Ada Santiago lost her home when Hurricane Maria slammed into her hilly community of Cubones, Puerto Rico, last fall. Like thousands, she is struggling to rebuild her life.
When Hurricane Maria struck Puerto Rico in September 2017, Ada Santiago’s wooden house—perched on a steep hill in Cubones—didn’t stand a chance. Worried about what might happen as the winds picked up, Sanitago and her husband took shelter in her mother’s house across the street—a fortuitous decision.
“The floor went down the mountainside,” said Santiago, recalling the tumult that swept away her home and its two bedrooms, kitchen-dining room, and living room. All that remained was part of a bathroom wall with a toilet and a sink.
Two months later, we met Santiago at a water filter distribution Oxfam organized with its two local partners, The Foundation for Puerto Rico and the University of Puerto Rico’s Department of Public Health. At the time, an estimated 20 percent of Puerto Ricans were without water.
Santiago received the filter just as she was running low on bottled water provided by the municipality and the military. She said she longed more than anything for running water so she could hose things down and clean up a bit. To flush the toilet in her mother’s house, she keeps her car loaded with empty gallon jugs that she fills at a spring and lugs home.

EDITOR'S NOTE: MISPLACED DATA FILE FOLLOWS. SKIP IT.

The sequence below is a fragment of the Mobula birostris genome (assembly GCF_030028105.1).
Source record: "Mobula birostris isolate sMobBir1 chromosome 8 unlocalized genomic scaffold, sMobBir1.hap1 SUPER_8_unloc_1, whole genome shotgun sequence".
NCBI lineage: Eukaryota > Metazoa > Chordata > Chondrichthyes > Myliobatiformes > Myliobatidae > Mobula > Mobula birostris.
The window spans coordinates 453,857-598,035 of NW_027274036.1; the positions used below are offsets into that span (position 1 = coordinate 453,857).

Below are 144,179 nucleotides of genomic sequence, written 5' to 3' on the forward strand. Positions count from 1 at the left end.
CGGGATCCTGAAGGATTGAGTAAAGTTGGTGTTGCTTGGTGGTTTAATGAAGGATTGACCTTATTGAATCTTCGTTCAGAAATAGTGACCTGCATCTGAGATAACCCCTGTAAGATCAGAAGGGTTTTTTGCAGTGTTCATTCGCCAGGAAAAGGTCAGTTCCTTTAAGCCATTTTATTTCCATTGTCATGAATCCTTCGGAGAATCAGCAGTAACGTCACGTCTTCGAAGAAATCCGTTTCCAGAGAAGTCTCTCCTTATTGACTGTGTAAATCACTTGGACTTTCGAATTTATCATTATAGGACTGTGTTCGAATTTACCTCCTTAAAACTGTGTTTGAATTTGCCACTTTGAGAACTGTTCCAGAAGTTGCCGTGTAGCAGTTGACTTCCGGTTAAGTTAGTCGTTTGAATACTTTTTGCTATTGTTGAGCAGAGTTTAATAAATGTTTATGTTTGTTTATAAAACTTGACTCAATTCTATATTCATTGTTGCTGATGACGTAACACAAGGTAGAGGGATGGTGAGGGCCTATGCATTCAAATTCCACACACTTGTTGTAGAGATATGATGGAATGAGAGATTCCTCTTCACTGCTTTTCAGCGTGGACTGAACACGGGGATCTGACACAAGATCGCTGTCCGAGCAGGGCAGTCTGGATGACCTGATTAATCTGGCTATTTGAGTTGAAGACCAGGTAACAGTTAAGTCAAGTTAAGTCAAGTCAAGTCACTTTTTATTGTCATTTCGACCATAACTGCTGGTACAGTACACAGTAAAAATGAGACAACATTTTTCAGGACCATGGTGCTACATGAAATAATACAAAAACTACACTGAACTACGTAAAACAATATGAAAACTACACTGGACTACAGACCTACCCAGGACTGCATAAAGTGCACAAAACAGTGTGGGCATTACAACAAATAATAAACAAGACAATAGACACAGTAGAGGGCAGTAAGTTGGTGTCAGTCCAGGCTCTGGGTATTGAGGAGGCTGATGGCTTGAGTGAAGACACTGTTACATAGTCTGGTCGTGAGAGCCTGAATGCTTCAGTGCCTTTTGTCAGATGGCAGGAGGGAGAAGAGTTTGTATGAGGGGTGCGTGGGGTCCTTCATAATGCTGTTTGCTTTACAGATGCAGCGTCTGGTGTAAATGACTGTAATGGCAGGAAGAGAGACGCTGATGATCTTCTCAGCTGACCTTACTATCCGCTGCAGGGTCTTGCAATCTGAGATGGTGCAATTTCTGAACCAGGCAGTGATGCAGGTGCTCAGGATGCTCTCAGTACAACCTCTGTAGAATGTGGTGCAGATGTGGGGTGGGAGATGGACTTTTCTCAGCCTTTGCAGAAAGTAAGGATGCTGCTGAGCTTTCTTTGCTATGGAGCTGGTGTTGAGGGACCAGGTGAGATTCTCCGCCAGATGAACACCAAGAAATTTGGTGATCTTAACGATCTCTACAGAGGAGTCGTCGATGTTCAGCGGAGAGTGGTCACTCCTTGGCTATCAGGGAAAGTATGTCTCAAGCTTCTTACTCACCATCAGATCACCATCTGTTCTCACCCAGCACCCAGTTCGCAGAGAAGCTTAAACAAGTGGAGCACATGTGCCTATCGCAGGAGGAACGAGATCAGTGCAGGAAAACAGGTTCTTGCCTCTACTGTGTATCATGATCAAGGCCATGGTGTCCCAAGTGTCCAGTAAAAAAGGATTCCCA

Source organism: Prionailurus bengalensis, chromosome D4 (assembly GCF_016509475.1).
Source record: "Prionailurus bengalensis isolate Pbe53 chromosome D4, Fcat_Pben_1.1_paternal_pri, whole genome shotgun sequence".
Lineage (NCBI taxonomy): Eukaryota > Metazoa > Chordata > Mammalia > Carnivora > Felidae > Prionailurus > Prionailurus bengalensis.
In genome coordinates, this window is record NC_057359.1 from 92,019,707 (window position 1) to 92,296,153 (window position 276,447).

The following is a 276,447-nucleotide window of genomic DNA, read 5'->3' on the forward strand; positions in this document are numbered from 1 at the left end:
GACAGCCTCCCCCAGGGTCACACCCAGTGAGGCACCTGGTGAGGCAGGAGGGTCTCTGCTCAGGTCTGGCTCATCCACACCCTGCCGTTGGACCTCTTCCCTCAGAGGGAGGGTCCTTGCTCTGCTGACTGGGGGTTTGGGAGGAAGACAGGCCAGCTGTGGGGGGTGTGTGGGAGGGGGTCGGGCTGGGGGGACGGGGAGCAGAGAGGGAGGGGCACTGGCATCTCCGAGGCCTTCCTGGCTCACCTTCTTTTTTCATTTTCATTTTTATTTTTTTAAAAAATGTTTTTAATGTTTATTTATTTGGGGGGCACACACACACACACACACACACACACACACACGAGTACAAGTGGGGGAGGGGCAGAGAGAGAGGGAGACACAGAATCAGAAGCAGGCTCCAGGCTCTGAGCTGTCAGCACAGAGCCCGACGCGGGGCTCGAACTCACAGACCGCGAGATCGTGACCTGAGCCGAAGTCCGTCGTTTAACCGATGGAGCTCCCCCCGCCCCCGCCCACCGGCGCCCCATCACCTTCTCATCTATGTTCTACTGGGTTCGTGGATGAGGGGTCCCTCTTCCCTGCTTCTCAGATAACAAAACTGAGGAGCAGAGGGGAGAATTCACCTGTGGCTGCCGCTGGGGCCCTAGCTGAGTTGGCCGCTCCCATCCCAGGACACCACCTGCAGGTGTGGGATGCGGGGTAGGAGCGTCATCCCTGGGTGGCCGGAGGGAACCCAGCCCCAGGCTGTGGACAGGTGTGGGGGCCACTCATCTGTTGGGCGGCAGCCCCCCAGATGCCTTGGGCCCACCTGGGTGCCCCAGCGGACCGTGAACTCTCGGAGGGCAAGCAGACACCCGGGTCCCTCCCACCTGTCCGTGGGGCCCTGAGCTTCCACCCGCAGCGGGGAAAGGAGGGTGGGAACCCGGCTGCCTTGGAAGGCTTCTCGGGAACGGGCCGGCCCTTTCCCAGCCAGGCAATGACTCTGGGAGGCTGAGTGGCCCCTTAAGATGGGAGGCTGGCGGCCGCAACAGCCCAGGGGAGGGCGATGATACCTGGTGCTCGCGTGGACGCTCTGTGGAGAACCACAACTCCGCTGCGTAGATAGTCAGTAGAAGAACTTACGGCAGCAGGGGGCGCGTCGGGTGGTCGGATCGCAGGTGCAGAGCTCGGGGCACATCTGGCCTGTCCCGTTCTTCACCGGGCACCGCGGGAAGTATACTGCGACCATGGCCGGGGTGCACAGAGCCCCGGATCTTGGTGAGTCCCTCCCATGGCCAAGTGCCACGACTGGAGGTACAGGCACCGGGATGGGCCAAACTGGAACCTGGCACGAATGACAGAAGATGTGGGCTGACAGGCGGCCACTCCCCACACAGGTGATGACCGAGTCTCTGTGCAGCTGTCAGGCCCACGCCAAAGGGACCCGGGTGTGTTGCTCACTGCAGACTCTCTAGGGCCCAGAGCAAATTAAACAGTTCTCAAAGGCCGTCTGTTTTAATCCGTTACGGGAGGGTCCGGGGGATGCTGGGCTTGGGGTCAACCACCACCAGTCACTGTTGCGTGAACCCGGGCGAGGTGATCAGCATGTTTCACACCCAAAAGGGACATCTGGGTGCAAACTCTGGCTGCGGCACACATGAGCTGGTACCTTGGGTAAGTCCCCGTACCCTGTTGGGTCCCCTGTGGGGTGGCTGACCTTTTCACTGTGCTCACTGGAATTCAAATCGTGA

In many communities, especially in the central highlands, it would be months before the water came back.
That lack of water made everyday activities extremely difficult for households in Puerto Rico, particularly for women, who bear the brunt of household work. “Simple chores—like cooking, laundry, and cleaning—became monumental tasks. It’s difficult to fully comprehend the toll the lack of water took on the women across the island—physically and emotionally,” said María Concepción, Oxfam’s program director in Puerto Rico.
Countless households remain battered. There is still a long way to go before Puerto Rico is back on its feet.
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